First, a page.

But the things we’ve learned from the experiment have been invaluable – not least of which is that the Twitterati like what we’re doing with Twitter and that’s something I didn’t know before.

    I should point out that the marketing team are taking a lot of flak for the decision to put the 3G Guy on the main Twitter account, but that wasn’t their call – it was mine! I thought it would be much better to use the main account rather than create another one just for one contest. My bad (as the kids no longer say).

    Ultimately, it’s been great fun and now we know more than when we went in so for me it’s a win. And the beauty of Twitter is it’s water under the bridge. In Twitter years it happened yonks ago … the permanently impermanent is something else that I’ve learned from all this.

    Cheers

    Paul

    Reply
    • Simon

      Thanks Paul! I love the “pushing things far enough to make them squeak”.

      You’re also quite right about this being yonks ago – this blog post has been sitting, unattended, in my draft posts for a while as I travelled last week. However, there’s a lot of learning to be had for those outside the social media bubble, so I thought it worth the post.

      Reply
  • Paul Brislen

    Hi Simon, thanks for the kind words.

    I should point out that we’re treating Twitter as an experiment and I’d be disappointed if we didn’t push things far enough to make them squeak every once in a while.

    While the 3G Guy experiment didn’t work as intended, it did work and we have a successful campaign to push both the product and the service. Would we do it differently next time? Absolutely!

    But the things we’ve learned from the experiment have been invaluable – not least of which is that the Twitterati like what we’re doing with Twitter and that’s something I didn’t know before.

    I should point out that the marketing team are taking a lot of flak for the decision to put the 3G Guy on the main Twitter account, but that wasn’t their call – it was mine! I thought it would be much better to use the main account rather than create another one just for one contest. My bad (as the kids no longer say).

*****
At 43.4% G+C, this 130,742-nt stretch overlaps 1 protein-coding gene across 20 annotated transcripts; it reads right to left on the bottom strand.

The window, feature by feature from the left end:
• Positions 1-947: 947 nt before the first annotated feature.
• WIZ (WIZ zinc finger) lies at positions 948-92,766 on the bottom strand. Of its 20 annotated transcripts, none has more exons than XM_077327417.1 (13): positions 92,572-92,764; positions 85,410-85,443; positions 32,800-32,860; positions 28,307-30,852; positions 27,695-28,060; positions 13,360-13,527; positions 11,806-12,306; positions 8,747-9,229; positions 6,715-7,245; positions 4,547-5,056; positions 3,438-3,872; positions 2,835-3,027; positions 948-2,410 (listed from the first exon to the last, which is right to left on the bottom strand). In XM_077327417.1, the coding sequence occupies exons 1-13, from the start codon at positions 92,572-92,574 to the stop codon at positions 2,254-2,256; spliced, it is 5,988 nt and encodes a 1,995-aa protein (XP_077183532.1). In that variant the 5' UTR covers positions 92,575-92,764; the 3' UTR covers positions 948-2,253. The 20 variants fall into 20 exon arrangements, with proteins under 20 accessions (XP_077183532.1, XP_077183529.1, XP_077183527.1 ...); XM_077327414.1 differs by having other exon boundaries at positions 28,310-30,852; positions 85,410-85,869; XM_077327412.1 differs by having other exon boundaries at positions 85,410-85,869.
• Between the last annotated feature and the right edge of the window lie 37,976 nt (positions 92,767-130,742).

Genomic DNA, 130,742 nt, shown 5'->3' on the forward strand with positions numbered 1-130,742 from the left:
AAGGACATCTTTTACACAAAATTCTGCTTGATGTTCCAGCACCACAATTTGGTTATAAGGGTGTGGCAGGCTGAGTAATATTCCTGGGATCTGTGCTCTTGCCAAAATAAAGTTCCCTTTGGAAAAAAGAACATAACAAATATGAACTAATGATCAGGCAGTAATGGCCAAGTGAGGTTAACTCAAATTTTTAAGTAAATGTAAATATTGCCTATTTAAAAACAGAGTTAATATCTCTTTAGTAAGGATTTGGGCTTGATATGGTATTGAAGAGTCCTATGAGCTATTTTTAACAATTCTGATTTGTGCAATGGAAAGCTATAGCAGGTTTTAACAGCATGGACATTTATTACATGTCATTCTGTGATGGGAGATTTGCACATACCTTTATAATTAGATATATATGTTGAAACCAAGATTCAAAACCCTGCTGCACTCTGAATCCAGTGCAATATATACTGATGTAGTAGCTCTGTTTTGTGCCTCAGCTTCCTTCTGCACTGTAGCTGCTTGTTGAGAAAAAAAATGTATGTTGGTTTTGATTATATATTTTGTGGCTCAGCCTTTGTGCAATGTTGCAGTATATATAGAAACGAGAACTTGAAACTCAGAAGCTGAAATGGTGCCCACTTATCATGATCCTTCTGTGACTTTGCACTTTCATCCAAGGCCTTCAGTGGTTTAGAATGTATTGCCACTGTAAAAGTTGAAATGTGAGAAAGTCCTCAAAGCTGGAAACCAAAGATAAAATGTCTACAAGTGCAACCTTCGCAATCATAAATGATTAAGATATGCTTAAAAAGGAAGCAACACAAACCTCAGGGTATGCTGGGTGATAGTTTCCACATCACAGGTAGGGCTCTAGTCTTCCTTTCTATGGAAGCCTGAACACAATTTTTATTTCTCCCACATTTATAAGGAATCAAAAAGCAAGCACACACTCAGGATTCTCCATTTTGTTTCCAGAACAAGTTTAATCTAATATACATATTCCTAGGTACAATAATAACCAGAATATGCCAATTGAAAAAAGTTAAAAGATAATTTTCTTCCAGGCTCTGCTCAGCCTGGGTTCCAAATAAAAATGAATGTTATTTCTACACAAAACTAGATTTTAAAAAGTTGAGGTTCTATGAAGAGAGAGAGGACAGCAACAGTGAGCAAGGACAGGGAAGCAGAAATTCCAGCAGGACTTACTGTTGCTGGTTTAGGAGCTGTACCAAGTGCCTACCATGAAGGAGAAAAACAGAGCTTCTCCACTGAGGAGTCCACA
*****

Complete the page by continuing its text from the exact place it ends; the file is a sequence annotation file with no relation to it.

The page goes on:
Ultimately, it’s been great fun and now we know more than when we went in so for me it’s a win. And the beauty of Twitter is it’s water under the bridge. In Twitter years it happened yonks ago … the permanently impermanent is something else that I’ve learned from all this.

    Cheers

    Paul

    Reply
    • Simon

      Thanks Paul! I love the “pushing things far enough to make them squeak”.

      You’re also quite right about this being yonks ago – this blog post has been sitting, unattended, in my draft posts for a while as I travelled last week. However, there’s a lot of learning to be had for those outside the social media bubble, so I thought it worth the post.

      Reply
  • Paul Brislen

    Hi Simon, thanks for the kind words.

    I should point out that we’re treating Twitter as an experiment and I’d be disappointed if we didn’t push things far enough to make them squeak every once in a while.

    While the 3G Guy experiment didn’t work as intended, it did work and we have a successful campaign to push both the product and the service. Would we do it differently next time? Absolutely!

    But the things we’ve learned from the experiment have been invaluable – not least of which is that the Twitterati like what we’re doing with Twitter and that’s something I didn’t know before.

    I should point out that the marketing team are taking a lot of flak for the decision to put the 3G Guy on the main Twitter account, but that wasn’t their call – it was mine! I thought it would be much better to use the main account rather than create another one just for one contest. My bad (as the kids no longer say).

    Ultimately, it’s been great fun and now we know more than when we went in so for me it’s a win. And the beauty of Twitter is it’s water under the bridge. In Twitter years it happened yonks ago … the permanently impermanent is something else that I’ve learned from all this.

    Cheers

    Paul

    Reply
  • Paul Brislen

    Hi Simon, thanks for the kind words.

    I should point out that we’re treating Twitter as an experiment and I’d be disappointed if we didn’t push things far enough to make them squeak every once in a while.